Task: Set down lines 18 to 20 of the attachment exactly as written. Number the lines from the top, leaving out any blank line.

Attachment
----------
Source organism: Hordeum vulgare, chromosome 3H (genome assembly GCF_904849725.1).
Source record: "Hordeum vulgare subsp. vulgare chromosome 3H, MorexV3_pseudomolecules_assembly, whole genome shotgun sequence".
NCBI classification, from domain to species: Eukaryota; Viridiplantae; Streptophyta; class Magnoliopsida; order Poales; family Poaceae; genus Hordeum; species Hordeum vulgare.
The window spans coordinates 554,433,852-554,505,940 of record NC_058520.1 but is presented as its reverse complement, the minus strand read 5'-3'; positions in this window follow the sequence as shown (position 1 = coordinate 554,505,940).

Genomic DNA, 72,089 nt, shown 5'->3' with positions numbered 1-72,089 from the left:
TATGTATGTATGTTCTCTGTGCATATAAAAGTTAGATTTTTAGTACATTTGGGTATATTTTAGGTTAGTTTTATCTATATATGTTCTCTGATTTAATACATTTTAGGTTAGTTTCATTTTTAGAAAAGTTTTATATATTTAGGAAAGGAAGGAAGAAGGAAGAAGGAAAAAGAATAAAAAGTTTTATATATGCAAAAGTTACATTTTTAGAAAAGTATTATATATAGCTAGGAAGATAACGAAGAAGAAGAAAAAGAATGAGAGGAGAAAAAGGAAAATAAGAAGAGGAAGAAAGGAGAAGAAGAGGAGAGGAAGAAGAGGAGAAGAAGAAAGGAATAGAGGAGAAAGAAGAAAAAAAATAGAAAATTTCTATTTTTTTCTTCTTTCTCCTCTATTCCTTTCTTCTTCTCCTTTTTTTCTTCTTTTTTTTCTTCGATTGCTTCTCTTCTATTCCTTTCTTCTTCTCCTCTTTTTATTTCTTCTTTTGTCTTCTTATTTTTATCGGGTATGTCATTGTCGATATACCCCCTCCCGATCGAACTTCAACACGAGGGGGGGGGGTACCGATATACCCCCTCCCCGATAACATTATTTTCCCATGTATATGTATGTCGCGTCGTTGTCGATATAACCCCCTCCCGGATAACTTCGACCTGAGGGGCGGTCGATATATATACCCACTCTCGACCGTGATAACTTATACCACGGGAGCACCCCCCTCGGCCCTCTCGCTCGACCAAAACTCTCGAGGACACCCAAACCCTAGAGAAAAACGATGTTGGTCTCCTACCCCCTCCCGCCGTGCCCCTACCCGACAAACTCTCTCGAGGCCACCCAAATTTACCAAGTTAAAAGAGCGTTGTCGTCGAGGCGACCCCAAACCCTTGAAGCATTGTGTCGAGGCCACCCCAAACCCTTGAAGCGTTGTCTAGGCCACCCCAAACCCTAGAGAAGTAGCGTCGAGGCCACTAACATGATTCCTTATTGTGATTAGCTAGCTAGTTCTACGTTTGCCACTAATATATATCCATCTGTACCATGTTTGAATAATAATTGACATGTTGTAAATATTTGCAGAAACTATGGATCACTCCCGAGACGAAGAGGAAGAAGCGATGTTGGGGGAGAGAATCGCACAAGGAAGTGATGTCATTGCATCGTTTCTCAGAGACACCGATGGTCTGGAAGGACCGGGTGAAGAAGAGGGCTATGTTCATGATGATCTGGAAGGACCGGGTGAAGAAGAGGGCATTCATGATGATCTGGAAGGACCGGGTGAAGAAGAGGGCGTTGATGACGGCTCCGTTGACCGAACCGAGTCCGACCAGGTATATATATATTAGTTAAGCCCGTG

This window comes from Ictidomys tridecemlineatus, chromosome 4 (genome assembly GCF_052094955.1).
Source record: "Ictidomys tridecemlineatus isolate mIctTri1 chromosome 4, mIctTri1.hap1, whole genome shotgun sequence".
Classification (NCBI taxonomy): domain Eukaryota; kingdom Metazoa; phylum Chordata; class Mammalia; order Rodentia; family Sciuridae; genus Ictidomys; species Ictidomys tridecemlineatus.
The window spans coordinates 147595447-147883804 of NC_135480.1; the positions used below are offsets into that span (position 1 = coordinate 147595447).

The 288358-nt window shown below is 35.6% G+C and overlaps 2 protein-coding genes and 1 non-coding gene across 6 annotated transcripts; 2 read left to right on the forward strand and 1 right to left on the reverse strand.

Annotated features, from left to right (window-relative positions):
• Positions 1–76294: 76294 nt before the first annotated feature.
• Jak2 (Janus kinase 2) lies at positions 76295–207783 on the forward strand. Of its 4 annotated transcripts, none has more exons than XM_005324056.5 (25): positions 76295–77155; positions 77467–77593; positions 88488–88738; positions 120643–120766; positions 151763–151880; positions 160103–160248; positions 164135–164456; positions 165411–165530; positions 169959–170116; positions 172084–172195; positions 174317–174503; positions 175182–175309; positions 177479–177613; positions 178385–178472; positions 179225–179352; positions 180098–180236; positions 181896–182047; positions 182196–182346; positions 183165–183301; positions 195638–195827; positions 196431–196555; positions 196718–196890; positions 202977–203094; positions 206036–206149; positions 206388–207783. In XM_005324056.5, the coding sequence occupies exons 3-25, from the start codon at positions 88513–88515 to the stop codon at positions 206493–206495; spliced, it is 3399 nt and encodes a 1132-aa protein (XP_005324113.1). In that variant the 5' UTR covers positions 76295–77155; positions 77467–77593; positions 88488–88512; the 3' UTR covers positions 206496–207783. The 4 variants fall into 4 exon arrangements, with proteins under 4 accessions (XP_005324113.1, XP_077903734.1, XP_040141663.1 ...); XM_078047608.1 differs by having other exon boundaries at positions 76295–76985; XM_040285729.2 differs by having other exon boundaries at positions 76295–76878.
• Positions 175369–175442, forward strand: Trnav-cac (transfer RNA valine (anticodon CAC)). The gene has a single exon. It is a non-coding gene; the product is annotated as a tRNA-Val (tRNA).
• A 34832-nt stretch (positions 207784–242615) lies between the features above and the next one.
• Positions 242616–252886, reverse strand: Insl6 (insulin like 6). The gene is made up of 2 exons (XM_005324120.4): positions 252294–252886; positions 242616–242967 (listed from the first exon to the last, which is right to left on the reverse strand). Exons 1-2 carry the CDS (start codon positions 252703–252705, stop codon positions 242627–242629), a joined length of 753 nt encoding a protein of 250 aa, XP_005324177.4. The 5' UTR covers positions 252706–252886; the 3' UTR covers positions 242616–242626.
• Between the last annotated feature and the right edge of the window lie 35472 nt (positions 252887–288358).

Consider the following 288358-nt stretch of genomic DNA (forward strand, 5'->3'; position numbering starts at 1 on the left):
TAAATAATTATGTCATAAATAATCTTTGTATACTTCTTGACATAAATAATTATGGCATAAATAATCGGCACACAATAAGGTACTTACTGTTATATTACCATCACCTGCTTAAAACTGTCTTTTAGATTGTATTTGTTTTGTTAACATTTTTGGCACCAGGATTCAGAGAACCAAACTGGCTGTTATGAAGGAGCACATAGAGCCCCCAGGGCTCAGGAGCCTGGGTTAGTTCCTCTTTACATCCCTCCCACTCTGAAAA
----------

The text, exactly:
• Between the last annotated feature and the right edge of the window lie 35472 nt (positions 252887–288358).

Consider the following 288358-nt stretch of genomic DNA (forward strand, 5'->3'; position numbering starts at 1 on the left):
TAAATAATTATGTCATAAATAATCTTTGTATACTTCTTGACATAAATAATTATGGCATAAATAATCGGCACACAATAAGGTACTTACTGTTATATTACCATCACCTGCTTAAAACTGTCTTTTAGATTGTATTTGTTTTGTTAACATTTTTGGCACCAGGATTCAGAGAACCAAACTGGCTGTTATGAAGGAGCACATAGAGCCCCCAGGGCTCAGGAGCCTGGGTTAGTTCCTCTTTACATCCCTCCCACTCTGAAAA